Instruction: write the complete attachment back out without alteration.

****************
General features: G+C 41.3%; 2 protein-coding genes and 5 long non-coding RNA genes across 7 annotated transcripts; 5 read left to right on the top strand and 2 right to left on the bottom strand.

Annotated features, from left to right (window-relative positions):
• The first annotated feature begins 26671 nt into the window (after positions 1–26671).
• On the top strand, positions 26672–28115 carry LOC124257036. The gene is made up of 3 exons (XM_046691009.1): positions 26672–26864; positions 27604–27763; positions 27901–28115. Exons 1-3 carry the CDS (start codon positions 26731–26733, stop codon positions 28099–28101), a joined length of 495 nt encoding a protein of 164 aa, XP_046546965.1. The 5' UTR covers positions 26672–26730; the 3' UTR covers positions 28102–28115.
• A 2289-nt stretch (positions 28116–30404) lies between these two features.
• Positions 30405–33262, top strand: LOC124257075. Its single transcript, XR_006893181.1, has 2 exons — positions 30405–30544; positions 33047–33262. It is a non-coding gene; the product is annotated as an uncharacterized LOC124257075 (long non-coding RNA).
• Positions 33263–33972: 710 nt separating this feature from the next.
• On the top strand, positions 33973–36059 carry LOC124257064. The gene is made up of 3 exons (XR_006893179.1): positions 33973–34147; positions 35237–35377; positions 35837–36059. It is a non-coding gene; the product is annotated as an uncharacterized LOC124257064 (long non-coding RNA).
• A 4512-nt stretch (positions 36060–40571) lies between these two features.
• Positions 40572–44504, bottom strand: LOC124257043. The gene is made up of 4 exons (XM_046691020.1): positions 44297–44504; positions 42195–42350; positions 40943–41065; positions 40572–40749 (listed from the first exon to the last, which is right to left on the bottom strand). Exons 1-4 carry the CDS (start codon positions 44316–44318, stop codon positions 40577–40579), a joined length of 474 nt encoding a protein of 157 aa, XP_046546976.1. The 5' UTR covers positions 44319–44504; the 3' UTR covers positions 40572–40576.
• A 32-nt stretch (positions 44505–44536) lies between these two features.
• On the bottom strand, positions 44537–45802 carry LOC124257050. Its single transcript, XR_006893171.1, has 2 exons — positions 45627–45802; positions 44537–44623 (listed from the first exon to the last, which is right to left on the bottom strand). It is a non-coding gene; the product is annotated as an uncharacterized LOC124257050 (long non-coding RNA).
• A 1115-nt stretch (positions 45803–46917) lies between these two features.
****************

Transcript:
General features: G+C 41.3%; 2 protein-coding genes and 5 long non-coding RNA genes across 7 annotated transcripts; 5 read left to right on the top strand and 2 right to left on the bottom strand.

Annotated features, from left to right (window-relative positions):
• The first annotated feature begins 26671 nt into the window (after positions 1–26671).
• On the top strand, positions 26672–28115 carry LOC124257036. The gene is made up of 3 exons (XM_046691009.1): positions 26672–26864; positions 27604–27763; positions 27901–28115. Exons 1-3 carry the CDS (start codon positions 26731–26733, stop codon positions 28099–28101), a joined length of 495 nt encoding a protein of 164 aa, XP_046546965.1. The 5' UTR covers positions 26672–26730; the 3' UTR covers positions 28102–28115.
• A 2289-nt stretch (positions 28116–30404) lies between these two features.
• Positions 30405–33262, top strand: LOC124257075. Its single transcript, XR_006893181.1, has 2 exons — positions 30405–30544; positions 33047–33262. It is a non-coding gene; the product is annotated as an uncharacterized LOC124257075 (long non-coding RNA).
• Positions 33263–33972: 710 nt separating this feature from the next.
• On the top strand, positions 33973–36059 carry LOC124257064. The gene is made up of 3 exons (XR_006893179.1): positions 33973–34147; positions 35237–35377; positions 35837–36059. It is a non-coding gene; the product is annotated as an uncharacterized LOC124257064 (long non-coding RNA).
• A 4512-nt stretch (positions 36060–40571) lies between these two features.
• Positions 40572–44504, bottom strand: LOC124257043. The gene is made up of 4 exons (XM_046691020.1): positions 44297–44504; positions 42195–42350; positions 40943–41065; positions 40572–40749 (listed from the first exon to the last, which is right to left on the bottom strand). Exons 1-4 carry the CDS (start codon positions 44316–44318, stop codon positions 40577–40579), a joined length of 474 nt encoding a protein of 157 aa, XP_046546976.1. The 5' UTR covers positions 44319–44504; the 3' UTR covers positions 40572–40576.
• A 32-nt stretch (positions 44505–44536) lies between these two features.
• On the bottom strand, positions 44537–45802 carry LOC124257050. Its single transcript, XR_006893171.1, has 2 exons — positions 45627–45802; positions 44537–44623 (listed from the first exon to the last, which is right to left on the bottom strand). It is a non-coding gene; the product is annotated as an uncharacterized LOC124257050 (long non-coding RNA).
• A 1115-nt stretch (positions 45803–46917) lies between these two features.